Online attackers are targeting a previously unknown vulnerability in Microsoft's Domain Name System (DNS) Server on Windows 2000 and 2003 servers, the software giant said in an advisory published on Thursday.
The security flaw, a stack-based buffer overflow, occurs in the software's handling of connections to the remote procedure call (RPC) management interface of the server. An unauthenticated attacker can exploit the vulnerability can gain total control of the server, the software giant said.
"Microsofts initial investigation reveals that the attempts to exploit this vulnerability could allow an attacker to run code in the security context of the Domain Name System Server Service, which by default runs as Local SYSTEM," the software giant said in the advisory.
The RPC vulnerability puts the DNS server flaw in the same class of vulnerabilities as the flaw that allowed the MSBlast, or Blaster, worm to spread. The worm likely infected more than 25 million computers, according to data collected by Microsoft. However, since most servers' RPC functionality should not be accessible from the Internet, the threat from the attack may be mitigated.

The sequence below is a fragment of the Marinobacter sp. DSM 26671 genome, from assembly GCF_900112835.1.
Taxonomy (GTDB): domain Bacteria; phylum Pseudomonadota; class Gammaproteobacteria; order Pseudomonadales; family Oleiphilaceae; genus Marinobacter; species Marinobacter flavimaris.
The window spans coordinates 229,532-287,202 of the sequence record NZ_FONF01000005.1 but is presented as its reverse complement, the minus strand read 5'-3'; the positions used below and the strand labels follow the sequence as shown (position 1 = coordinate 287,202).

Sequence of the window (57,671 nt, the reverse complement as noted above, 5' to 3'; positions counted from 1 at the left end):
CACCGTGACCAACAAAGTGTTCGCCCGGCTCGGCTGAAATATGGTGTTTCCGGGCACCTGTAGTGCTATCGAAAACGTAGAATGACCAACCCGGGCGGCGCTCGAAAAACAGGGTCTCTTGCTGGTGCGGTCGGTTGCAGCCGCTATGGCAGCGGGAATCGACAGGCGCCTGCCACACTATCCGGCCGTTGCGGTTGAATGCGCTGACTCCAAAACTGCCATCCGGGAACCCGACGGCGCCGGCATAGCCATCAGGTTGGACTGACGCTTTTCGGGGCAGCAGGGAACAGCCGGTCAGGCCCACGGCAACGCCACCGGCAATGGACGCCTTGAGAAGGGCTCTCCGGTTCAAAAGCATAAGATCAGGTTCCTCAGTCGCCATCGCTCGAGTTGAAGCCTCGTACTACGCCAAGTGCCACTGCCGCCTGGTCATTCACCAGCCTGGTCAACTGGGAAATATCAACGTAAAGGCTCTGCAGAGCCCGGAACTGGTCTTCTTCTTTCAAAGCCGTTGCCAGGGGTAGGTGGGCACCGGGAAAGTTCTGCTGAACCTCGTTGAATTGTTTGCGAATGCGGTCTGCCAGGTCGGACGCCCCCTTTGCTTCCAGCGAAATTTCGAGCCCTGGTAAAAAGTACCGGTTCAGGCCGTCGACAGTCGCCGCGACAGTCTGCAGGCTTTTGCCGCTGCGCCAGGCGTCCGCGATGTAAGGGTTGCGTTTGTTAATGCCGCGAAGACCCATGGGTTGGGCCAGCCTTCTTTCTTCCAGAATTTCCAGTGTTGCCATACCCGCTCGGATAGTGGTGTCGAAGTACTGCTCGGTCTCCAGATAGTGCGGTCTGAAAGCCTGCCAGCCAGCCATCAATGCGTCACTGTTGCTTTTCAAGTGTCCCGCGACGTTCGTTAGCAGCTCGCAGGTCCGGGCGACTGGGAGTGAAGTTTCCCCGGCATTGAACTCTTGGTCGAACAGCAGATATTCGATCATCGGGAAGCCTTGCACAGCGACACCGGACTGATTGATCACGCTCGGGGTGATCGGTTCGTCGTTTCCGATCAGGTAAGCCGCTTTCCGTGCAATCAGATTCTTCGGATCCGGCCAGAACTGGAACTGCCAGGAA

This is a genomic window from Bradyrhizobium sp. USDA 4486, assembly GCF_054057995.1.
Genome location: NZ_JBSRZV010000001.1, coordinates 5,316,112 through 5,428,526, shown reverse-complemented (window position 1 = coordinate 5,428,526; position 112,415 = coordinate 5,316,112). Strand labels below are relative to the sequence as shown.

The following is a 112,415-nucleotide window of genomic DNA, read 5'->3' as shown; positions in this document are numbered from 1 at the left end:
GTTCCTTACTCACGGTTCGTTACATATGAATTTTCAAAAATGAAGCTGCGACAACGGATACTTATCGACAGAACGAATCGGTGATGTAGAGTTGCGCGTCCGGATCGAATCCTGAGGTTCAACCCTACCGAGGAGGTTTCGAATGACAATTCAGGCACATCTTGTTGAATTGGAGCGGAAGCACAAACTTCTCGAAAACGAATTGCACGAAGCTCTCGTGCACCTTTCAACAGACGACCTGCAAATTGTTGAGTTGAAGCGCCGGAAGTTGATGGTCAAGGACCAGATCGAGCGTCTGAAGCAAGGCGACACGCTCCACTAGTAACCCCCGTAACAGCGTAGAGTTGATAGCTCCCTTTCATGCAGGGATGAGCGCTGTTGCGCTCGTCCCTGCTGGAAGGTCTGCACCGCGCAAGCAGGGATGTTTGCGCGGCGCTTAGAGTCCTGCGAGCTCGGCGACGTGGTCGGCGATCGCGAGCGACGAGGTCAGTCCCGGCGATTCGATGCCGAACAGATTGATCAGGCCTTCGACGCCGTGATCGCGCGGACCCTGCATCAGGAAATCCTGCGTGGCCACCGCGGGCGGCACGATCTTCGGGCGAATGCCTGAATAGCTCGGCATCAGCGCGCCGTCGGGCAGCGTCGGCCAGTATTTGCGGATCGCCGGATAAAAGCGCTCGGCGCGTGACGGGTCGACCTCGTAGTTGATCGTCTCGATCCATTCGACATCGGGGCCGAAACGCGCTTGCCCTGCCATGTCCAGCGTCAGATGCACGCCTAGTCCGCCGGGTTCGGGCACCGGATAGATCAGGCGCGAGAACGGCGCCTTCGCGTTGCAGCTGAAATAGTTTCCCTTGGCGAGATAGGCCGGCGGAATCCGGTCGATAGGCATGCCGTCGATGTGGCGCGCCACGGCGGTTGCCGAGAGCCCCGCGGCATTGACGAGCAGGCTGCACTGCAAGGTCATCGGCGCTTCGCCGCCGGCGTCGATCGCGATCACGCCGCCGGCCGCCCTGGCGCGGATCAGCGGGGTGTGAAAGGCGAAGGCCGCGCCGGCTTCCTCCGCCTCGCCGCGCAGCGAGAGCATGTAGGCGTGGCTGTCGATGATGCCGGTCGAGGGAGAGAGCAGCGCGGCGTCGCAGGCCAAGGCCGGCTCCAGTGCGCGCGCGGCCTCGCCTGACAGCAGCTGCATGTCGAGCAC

The vulnerability impacts Microsoft Windows 2000 Server Service Pack 4, Windows Server 2003 Service Pack 1, and Windows Server 2003 Service Pack 2, the software giant stated. Other versions of Windows -- including Windows 2000 Professional Service Pack 4, Windows XP Service Pack 2, and Windows Vista -- are not affected as these versions do not contain the vulnerable code.
The vulnerability does not affect normal port 53 traffic for DNS resolution, Microsoft stated. The company did not quantify the number of attacks its customers have reported.
Among the workarounds for the issue, Microsoft has recommended that DNS server administrators deactivate remote RPC management via the Windows registry.
Posted by: Robert Lemos